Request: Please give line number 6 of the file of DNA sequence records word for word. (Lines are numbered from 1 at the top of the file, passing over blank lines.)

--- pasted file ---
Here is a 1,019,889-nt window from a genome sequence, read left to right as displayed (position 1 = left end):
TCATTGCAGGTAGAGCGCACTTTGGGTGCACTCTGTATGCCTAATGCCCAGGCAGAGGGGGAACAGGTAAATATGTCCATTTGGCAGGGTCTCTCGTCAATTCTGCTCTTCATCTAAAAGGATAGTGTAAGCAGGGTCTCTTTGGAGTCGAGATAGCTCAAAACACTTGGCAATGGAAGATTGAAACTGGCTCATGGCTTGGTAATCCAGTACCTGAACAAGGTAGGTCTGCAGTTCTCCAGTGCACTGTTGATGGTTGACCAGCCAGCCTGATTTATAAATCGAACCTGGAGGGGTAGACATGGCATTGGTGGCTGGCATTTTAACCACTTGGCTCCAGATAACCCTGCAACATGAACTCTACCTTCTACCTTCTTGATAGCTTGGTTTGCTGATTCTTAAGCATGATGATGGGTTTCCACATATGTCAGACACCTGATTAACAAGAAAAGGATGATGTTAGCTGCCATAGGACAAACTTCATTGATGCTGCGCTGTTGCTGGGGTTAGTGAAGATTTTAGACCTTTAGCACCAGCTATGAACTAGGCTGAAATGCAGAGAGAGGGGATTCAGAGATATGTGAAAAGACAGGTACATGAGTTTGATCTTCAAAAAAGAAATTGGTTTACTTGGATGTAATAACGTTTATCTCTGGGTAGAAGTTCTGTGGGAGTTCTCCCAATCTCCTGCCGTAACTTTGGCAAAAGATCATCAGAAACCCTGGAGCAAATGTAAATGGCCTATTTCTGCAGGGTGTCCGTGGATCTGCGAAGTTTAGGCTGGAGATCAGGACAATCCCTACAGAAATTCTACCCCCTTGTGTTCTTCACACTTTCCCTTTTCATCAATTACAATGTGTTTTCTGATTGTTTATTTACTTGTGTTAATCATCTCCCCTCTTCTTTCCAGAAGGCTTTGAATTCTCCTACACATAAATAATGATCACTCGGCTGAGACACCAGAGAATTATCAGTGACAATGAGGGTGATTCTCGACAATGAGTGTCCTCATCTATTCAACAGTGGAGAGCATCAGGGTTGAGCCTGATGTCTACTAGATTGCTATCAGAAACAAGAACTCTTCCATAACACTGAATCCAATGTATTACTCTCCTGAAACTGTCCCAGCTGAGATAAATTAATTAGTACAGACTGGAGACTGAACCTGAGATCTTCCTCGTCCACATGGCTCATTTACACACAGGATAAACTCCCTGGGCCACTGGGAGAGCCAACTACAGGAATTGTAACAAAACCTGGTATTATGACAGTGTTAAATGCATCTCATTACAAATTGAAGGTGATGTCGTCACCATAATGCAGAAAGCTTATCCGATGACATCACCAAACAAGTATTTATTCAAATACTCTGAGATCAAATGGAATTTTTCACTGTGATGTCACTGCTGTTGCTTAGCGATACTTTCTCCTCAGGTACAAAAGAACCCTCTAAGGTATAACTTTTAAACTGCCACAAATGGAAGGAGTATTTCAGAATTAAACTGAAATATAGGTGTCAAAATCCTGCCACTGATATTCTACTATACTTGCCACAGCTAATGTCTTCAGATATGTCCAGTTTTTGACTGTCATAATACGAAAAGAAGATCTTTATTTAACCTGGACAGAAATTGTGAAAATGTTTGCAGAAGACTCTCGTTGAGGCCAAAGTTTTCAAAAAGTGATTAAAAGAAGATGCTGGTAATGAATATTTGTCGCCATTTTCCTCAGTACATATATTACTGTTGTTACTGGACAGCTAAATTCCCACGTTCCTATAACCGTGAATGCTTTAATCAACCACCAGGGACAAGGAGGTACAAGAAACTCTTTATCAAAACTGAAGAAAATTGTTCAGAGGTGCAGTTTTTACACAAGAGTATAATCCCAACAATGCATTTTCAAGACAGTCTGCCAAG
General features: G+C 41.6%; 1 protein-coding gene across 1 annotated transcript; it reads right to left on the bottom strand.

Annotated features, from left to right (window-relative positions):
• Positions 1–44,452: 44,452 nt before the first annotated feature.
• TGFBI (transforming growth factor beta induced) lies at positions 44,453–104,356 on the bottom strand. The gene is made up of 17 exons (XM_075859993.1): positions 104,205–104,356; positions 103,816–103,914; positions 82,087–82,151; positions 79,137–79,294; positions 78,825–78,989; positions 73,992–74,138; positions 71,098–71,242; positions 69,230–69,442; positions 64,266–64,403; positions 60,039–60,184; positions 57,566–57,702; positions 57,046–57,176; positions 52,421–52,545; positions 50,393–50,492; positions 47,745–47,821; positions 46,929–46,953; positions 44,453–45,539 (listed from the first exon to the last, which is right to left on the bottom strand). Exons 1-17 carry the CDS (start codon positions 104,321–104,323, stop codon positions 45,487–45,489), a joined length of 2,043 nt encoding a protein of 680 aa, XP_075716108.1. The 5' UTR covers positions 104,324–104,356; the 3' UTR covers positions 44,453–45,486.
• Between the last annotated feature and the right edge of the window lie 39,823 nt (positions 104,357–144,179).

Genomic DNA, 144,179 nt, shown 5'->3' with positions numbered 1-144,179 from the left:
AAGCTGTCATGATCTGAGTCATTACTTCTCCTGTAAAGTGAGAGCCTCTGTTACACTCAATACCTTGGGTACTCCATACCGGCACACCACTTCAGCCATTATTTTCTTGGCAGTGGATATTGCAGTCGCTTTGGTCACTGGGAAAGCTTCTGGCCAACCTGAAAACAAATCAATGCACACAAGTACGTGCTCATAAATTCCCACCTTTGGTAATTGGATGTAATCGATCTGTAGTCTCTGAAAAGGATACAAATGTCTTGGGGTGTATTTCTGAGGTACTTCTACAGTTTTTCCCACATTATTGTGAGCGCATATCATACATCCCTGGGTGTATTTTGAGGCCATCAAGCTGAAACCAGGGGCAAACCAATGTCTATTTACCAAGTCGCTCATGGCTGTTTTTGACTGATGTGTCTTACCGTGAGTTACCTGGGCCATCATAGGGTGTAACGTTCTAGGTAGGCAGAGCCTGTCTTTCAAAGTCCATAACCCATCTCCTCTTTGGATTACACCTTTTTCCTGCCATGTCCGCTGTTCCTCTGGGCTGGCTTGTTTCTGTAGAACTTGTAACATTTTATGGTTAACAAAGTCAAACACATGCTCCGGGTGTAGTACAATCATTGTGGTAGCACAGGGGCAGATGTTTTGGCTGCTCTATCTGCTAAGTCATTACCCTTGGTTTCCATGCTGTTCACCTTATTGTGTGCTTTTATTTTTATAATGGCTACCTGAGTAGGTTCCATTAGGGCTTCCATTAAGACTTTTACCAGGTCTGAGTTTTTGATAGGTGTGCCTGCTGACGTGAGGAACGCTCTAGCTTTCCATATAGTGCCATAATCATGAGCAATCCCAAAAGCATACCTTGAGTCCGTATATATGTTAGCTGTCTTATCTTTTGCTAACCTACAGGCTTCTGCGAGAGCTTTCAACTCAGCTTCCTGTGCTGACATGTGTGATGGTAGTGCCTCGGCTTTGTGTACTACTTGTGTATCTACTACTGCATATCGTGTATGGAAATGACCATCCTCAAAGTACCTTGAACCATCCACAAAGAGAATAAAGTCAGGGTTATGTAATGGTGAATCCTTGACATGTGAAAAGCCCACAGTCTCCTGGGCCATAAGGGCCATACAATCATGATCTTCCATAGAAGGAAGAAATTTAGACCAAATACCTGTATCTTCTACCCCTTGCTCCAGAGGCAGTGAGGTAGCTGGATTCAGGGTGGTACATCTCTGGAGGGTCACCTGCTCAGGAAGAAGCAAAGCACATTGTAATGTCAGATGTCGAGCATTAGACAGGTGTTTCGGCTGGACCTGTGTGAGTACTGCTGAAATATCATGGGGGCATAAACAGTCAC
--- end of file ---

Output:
• TGFBI (transforming growth factor beta induced) lies at positions 44,453–104,356 on the bottom strand. The gene is made up of 17 exons (XM_075859993.1): positions 104,205–104,356; positions 103,816–103,914; positions 82,087–82,151; positions 79,137–79,294; positions 78,825–78,989; positions 73,992–74,138; positions 71,098–71,242; positions 69,230–69,442; positions 64,266–64,403; positions 60,039–60,184; positions 57,566–57,702; positions 57,046–57,176; positions 52,421–52,545; positions 50,393–50,492; positions 47,745–47,821; positions 46,929–46,953; positions 44,453–45,539 (listed from the first exon to the last, which is right to left on the bottom strand). Exons 1-17 carry the CDS (start codon positions 104,321–104,323, stop codon positions 45,487–45,489), a joined length of 2,043 nt encoding a protein of 680 aa, XP_075716108.1. The 5' UTR covers positions 104,324–104,356; the 3' UTR covers positions 44,453–45,486.